4. You must know what you’re creating before you start
At the foot of the mountain, you can’t see the summit. It’s hidden behind loops and turns, trees and clouds. As you ascend, it becomes clearer, until reaching it is inevitable. No one canceled their mountain climb because they didn’t believe the top was there. They put one foot after another until they found it. “You don’t need to know the end before you start,” said Hurwitz. Instead, starting takes you on twists and tangents and your work evolves into the art it’s meant to be. This applies to proposals, manuscripts, presentations and articles. Every piece emerges from smaller ideas.
“Do the work, see the results, collect the data and iterate,” advised Hurwitz. “The ideas flow and your clarity emerges.” Many software companies have famously pivoted; gone in a completely new direction as more information became available. You too can pivot whenever you fancy. “The best ideas might not show up at first,” but soon you will know more. As Rumi put it, “when you walk on the way, the way appears.”
5. First drafts should be close to finished
If you looked at the first draft of nearly any great sales presentation, brochure, website or manuscript, chances are it would be different to the final product. Your first draft marks nothing more than all of your ideas in a mess on the page. There is no one whose work wouldn’t benefit from an editor. First drafts are universally scrappy, so yours can be too. Terry Pratchett describes the first draft as, “just you telling yourself the story.” Tim Ferriss edits everything he produces three times, once for himself, once for the reader, once for the haters.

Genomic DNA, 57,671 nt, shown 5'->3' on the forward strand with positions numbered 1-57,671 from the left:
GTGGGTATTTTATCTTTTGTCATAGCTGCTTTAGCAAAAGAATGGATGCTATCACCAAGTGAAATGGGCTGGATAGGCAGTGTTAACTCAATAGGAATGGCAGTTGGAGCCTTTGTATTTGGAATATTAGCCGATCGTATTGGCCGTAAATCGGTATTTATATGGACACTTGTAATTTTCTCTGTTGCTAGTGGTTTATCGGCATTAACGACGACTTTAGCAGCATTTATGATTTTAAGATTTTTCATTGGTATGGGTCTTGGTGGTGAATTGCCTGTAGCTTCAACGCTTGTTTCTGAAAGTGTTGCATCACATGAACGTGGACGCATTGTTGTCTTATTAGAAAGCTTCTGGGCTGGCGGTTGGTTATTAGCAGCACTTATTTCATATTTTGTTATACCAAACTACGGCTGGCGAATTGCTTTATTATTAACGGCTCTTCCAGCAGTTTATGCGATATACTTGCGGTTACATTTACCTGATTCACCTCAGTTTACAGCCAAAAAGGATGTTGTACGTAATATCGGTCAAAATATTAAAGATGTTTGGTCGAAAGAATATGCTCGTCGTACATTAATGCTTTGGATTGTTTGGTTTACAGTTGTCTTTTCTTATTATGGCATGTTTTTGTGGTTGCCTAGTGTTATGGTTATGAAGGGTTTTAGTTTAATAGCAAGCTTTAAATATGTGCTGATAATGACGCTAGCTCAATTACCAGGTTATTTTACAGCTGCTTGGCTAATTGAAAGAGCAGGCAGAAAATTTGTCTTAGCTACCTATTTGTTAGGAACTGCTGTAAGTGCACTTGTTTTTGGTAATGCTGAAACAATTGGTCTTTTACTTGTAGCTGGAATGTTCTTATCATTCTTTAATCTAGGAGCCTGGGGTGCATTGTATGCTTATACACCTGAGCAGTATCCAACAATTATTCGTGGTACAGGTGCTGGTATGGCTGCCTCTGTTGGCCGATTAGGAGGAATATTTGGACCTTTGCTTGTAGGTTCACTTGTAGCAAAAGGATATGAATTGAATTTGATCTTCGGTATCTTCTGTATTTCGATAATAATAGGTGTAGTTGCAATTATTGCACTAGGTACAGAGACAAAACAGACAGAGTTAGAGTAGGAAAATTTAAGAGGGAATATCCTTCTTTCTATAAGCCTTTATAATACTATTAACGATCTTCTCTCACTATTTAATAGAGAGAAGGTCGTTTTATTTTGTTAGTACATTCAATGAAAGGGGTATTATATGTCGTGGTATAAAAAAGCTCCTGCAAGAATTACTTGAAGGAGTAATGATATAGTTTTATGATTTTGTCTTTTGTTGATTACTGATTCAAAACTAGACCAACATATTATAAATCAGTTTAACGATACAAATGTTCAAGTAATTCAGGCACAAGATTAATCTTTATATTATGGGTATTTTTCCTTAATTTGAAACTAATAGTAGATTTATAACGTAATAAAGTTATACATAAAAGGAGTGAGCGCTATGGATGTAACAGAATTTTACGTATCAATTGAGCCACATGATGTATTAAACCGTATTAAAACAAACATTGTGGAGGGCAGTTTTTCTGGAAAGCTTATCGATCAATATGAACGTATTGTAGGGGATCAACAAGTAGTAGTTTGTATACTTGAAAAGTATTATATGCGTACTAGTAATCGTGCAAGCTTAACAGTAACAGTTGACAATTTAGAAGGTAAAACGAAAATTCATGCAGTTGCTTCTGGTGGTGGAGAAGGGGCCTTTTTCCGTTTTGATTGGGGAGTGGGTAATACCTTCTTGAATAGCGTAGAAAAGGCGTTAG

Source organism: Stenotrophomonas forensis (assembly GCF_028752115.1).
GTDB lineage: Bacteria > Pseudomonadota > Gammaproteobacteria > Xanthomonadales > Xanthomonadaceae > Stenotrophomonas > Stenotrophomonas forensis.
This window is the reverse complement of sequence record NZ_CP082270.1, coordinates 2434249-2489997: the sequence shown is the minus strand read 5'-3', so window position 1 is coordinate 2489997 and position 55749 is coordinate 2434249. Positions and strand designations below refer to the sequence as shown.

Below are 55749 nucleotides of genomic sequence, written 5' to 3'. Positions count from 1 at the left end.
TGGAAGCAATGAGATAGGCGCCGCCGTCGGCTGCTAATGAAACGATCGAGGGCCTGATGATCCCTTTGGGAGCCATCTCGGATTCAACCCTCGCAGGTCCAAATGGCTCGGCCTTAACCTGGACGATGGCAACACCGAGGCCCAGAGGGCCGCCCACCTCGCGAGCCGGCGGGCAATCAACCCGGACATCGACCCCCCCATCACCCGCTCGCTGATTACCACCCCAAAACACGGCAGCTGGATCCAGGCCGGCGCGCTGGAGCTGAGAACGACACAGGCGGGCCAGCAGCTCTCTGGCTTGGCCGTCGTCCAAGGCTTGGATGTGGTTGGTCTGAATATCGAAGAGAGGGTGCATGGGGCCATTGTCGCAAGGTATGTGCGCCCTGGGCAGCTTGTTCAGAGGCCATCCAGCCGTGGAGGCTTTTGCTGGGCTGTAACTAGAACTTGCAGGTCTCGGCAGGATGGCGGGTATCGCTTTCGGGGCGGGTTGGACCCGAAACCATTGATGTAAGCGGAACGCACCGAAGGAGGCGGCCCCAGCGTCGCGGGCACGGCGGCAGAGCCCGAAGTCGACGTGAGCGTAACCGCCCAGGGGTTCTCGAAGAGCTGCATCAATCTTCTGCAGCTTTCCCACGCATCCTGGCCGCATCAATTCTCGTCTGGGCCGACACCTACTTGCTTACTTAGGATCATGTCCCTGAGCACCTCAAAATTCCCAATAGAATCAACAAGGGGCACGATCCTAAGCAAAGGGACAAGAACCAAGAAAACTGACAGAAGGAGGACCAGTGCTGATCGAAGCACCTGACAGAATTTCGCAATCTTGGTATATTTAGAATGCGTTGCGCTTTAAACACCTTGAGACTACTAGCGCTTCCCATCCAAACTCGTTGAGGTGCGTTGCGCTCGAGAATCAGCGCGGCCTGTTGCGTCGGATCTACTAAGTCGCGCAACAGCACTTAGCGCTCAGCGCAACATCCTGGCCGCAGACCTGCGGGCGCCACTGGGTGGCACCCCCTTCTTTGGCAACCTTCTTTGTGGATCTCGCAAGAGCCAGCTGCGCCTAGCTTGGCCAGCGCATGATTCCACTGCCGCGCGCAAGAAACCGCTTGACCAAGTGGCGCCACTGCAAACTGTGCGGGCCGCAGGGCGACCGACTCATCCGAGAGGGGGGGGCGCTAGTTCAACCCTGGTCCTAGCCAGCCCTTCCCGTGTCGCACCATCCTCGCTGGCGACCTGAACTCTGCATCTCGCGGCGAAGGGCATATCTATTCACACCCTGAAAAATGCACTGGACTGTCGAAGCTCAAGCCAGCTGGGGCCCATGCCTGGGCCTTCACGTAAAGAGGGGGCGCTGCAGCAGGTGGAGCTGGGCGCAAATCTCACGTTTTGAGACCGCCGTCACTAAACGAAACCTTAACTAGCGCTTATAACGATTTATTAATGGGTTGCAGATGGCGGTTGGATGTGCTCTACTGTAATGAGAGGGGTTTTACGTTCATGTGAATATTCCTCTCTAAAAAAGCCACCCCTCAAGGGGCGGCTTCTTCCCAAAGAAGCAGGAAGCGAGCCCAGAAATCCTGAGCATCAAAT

If you’re not embarrassed of your earliest work, that itself is an embarrassment. It means you haven’t progressed. It means you haven’t upgraded, fine-tuned and edited, all of which are necessary. Almost no one writes in a coherent way first time. Almost no one speaks in perfect soundbites. Humans are messy, scattered machines that need recalibrating every so often. Your first draft can be terrible and still turn out wonderful.
6. You’re too slow or it’s too hard
Believing you’re too slow is a line steeped in comparison. Too slow compared to whom? Hurwitz works with professionals, “who believe it’s supposed to be easier. They think they’re not doing it right and that others are totally on top of their game.” They are stuck in comparison, forgetting we are all different. Hurwitz reminds her clients that, “being productive when you’re creating is not easy, and everyone goes through these challenges.” Rather than this feeling being permanent, she advised, “you get better with consistent effort and good habits, and the right tools and practices make all the difference.”
The pen, the keyboard, the few minutes spare. The spark of an idea or the commitment to begin. The tools need not be fancy and just one might be enough. Slow progress is still progress. Easy is not the goal, feeling challenged means you’re getting somewhere. Fast and easy refers to McDonalds, not the Mona Lisa. Be comfy with slow and hard so you can move past procrastination and get producing.
Believing the productivity myths, said Hurwitz, “creates a painful downward spiral of energy that my early mentor, Doctor Gina Hiatt, called the punishment paradigm.” This is where initial “perfectionism and procrastination lead to paralysis,” a cycle that is tough to escape from once its engrained. Believing that everything has to be perfect in order to begin is a damaging belief that will keep reappearing, until all progress has been stolen. Believing, however, that you only need pockets of time in which to execute, that your first draft can be rubbish and you become inspired once you begin on the path and not before, could have you churning out one masterpiece after another.